The OmniPod is a "throwaway - use once for a maximum of three days and discard. The Tandem / Dexcom System [both requirements for Basal IQ [BIQ] requires an initial investment [list price of the Tandem t-Slim x2 is currently $7,000] plus the on-going cost of cartridges and infusion-sets. The Dexcom G6, common for work with the Tandem and Omni, has ongoing cost for transmitters and sensors.

The above isn’t intended to discourage you, but you brought in the cost factor. Do keep in mind that a pump is not a miracle cure - it takes considerable work.

If you are able to change to the Tandem with Dexcom system, I strongly suggest that you begin with Control IQ [CIQ], the only currently approves iAIDs [integrated/interoperative Automated Insulin Delivery system] - this system is significantly superior to the intermediate BIQ.

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Ah, thanks for the reminder, Dennis! By all means, have the reps for each company run your benefits and tell you what it will cost. Omnipod may even be available through your pharmacy, rather than through DME — specifically have them check both! — because if pharmacy is an option, that can be an incredible cost difference.

I’ve used both the X2 and the Omnipod dash in the past year. It’s a very personal decision and no pump is perfect, so it’s a matter of finding the one that works best for you. For me, I quickly got tired of the Tandem - they force you to use their insets and those insets cause all kinds of infections and other problems for me (again, my personal take but that are very poorly designed compared to other insets, like the Quick-set, on the market). The software on the Tandem also leaves a lot to be desired - it’s a small thing, but when you open up the temp basal setting option, it defaults to 100%. The only temp basal rate that you would never pick, because of course if you wanted 100% you’d just leave the regular rate in place. Again, it’s a small thing, but there are a lot of them and for me it just became more trouble than it’s worth.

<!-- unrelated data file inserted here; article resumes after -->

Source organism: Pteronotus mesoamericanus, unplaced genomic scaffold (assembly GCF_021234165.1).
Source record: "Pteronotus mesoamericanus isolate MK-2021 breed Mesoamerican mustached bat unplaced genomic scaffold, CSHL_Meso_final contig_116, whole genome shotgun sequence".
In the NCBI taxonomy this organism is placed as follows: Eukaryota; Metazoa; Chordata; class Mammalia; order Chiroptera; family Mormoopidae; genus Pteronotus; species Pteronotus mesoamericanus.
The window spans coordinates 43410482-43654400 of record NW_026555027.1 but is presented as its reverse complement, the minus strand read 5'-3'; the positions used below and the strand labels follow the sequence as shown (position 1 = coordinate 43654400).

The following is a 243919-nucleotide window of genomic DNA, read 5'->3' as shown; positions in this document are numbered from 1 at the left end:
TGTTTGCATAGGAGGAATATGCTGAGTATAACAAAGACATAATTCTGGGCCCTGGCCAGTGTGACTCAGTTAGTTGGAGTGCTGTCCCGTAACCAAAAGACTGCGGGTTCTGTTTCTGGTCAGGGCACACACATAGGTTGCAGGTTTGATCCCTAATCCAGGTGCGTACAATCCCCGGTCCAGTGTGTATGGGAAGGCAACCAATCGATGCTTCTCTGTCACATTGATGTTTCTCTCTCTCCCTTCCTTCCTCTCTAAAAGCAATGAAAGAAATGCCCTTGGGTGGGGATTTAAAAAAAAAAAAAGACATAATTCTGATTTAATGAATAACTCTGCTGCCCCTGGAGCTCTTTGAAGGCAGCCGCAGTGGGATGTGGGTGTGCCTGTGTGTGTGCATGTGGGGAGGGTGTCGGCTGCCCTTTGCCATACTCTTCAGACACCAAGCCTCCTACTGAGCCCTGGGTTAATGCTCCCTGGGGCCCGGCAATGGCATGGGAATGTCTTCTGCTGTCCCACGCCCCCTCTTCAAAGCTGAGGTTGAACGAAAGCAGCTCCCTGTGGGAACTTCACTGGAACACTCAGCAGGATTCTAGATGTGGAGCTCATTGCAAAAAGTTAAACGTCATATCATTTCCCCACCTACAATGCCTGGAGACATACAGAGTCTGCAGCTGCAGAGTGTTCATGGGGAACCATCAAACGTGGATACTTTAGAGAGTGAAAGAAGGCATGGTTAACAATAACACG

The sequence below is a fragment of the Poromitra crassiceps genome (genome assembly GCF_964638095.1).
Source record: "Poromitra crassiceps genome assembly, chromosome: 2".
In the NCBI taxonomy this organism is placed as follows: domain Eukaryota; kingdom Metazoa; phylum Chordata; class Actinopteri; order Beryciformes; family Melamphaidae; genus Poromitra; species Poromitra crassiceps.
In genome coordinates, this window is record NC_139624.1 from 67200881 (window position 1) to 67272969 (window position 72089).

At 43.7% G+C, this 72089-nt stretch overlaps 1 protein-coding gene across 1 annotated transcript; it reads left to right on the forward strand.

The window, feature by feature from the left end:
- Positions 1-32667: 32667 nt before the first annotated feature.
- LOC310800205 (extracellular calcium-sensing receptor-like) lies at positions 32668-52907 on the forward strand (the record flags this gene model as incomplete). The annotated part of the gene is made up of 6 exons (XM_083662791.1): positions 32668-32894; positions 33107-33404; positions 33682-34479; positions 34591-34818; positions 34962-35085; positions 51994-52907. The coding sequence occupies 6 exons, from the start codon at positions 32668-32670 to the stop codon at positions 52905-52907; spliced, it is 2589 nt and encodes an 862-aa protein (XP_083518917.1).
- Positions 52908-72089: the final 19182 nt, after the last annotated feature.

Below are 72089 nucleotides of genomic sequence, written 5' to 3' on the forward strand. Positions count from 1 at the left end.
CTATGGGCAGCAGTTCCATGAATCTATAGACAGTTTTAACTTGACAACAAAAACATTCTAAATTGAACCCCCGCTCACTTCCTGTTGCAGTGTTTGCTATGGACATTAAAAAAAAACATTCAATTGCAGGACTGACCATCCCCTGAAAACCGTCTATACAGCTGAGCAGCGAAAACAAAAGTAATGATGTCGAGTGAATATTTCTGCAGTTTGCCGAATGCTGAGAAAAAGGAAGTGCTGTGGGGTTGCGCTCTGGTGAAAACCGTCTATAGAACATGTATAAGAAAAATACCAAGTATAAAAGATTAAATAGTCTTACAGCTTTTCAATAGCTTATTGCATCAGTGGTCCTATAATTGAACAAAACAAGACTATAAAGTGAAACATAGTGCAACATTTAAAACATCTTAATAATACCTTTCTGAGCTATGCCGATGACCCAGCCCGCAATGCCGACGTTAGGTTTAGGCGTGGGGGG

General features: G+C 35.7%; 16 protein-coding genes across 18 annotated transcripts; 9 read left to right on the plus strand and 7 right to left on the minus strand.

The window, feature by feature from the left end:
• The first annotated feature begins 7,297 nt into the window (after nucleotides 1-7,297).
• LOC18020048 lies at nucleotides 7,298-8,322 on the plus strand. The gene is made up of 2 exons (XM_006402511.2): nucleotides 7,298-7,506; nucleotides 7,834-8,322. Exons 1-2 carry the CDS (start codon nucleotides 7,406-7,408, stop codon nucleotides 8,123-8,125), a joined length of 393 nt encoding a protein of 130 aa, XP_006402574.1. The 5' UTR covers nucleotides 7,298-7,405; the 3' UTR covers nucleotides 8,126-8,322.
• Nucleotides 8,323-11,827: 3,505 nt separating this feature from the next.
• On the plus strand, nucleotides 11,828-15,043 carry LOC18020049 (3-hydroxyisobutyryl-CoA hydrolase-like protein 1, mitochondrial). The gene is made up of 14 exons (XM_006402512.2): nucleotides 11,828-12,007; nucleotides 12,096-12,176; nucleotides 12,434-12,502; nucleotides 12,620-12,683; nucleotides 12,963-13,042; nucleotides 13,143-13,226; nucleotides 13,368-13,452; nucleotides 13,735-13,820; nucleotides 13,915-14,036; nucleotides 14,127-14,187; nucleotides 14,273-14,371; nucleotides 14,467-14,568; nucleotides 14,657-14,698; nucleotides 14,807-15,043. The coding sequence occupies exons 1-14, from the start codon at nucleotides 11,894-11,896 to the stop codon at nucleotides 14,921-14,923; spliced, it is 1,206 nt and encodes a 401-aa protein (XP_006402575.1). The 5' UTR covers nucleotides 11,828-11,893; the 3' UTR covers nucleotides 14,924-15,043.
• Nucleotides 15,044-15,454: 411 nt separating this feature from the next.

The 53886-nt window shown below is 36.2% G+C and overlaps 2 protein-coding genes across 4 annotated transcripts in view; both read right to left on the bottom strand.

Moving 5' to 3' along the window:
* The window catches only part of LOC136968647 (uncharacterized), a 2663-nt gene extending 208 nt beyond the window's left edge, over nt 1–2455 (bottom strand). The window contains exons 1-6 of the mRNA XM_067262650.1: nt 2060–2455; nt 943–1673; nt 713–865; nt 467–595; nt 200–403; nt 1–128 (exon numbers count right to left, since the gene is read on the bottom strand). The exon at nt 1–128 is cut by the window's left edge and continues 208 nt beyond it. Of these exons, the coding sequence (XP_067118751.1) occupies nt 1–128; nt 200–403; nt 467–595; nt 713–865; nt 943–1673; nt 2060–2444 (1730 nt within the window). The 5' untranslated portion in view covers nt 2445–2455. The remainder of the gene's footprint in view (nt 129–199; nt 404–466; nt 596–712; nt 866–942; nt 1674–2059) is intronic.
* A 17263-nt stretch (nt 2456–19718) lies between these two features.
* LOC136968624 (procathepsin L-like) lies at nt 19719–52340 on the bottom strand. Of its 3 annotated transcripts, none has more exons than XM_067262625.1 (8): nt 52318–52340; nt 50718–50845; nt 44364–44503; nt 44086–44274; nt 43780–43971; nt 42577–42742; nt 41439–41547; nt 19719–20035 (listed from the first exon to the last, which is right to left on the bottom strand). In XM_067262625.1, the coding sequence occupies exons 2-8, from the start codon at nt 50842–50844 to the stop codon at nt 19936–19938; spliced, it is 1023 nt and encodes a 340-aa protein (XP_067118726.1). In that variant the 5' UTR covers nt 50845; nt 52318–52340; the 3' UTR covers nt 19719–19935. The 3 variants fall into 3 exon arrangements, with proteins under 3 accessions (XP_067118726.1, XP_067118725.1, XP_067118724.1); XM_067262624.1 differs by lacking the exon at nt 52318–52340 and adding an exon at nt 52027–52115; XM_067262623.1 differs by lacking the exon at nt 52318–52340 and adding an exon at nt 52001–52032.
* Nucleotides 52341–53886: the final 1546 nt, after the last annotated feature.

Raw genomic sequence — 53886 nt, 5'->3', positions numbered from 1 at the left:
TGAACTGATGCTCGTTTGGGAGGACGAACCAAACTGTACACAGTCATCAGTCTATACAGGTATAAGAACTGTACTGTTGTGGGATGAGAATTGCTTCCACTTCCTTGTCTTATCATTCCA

The Omnipod is not perfect but it comes closer to my expectation that, whatever the pump is that you’re using, using it should make your life better. If it doesn’t, it’s the wrong pump for you. What’s annoying about the Omnipod? The call their customers “Podders,” which is demeaning and gross. There is no way to know exactly how much insulin is in the pump until it goes below 50 units, which makes it hard to plan. The pod is easy to stick on and forget (although it would definitely be nice if they would make the thing smaller - it’s been the same size for years), but the downside is that you have to use the separate device to do bonuses, temp rates, everything. They are working to get approval to have the app on your phone control the pod, hopefully in addition to their dedicated device, but for now you have to have the device , and the device is ALWAYS in the other room. I try to see it as good exercise.

Omnipod is working to get closed loop approval with both the Libre and Dexcom CGMs, but with all the pandemic delays I agree with the person who said it’ll be real when it’s real.

Again, it’s a personal thing. I found the Tandem to be so annoying I dumped it less than 6 months after getting it, but it has legions of fans. The Omnipod has strong support too and with some good engineering the coming version of it will fix some of the current hassles. Although they still aren’t making the darn pods smaller. :grinning_face_with_smiling_eyes: